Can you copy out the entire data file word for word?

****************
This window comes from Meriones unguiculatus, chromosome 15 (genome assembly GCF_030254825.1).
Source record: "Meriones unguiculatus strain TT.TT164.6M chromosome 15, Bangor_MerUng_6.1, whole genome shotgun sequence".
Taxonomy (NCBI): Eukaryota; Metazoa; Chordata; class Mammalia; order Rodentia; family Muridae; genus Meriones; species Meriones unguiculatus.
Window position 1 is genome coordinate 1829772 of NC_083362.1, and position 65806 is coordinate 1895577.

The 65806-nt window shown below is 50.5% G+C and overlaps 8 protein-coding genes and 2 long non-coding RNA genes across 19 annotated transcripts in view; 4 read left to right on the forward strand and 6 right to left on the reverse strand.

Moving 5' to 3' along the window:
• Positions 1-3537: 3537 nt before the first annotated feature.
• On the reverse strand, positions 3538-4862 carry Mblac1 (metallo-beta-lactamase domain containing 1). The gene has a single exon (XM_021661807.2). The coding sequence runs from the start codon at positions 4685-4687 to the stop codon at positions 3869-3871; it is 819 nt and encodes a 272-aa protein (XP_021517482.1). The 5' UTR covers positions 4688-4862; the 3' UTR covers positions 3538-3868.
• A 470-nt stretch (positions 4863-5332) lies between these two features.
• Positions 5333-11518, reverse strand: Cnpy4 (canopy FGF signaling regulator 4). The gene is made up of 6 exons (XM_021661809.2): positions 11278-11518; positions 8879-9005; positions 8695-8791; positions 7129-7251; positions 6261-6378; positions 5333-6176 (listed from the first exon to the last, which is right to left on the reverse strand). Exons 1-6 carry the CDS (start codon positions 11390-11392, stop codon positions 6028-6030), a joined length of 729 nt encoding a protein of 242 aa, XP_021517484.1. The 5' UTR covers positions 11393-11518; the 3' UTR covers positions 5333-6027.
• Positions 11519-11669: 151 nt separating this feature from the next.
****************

This window comes from Meriones unguiculatus, chromosome 15 (genome assembly GCF_030254825.1).
Source record: "Meriones unguiculatus strain TT.TT164.6M chromosome 15, Bangor_MerUng_6.1, whole genome shotgun sequence".
Taxonomy (NCBI): Eukaryota; Metazoa; Chordata; class Mammalia; order Rodentia; family Muridae; genus Meriones; species Meriones unguiculatus.
Window position 1 is genome coordinate 1829772 of NC_083362.1, and position 65806 is coordinate 1895577.

The 65806-nt window shown below is 50.5% G+C and overlaps 8 protein-coding genes and 2 long non-coding RNA genes across 19 annotated transcripts in view; 4 read left to right on the forward strand and 6 right to left on the reverse strand.

Moving 5' to 3' along the window:
• Positions 1-3537: 3537 nt before the first annotated feature.
• On the reverse strand, positions 3538-4862 carry Mblac1 (metallo-beta-lactamase domain containing 1). The gene has a single exon (XM_021661807.2). The coding sequence runs from the start codon at positions 4685-4687 to the stop codon at positions 3869-3871; it is 819 nt and encodes a 272-aa protein (XP_021517482.1). The 5' UTR covers positions 4688-4862; the 3' UTR covers positions 3538-3868.
• A 470-nt stretch (positions 4863-5332) lies between these two features.
• Positions 5333-11518, reverse strand: Cnpy4 (canopy FGF signaling regulator 4). The gene is made up of 6 exons (XM_021661809.2): positions 11278-11518; positions 8879-9005; positions 8695-8791; positions 7129-7251; positions 6261-6378; positions 5333-6176 (listed from the first exon to the last, which is right to left on the reverse strand). Exons 1-6 carry the CDS (start codon positions 11390-11392, stop codon positions 6028-6030), a joined length of 729 nt encoding a protein of 242 aa, XP_021517484.1. The 5' UTR covers positions 11393-11518; the 3' UTR covers positions 5333-6027.
• Positions 11519-11669: 151 nt separating this feature from the next.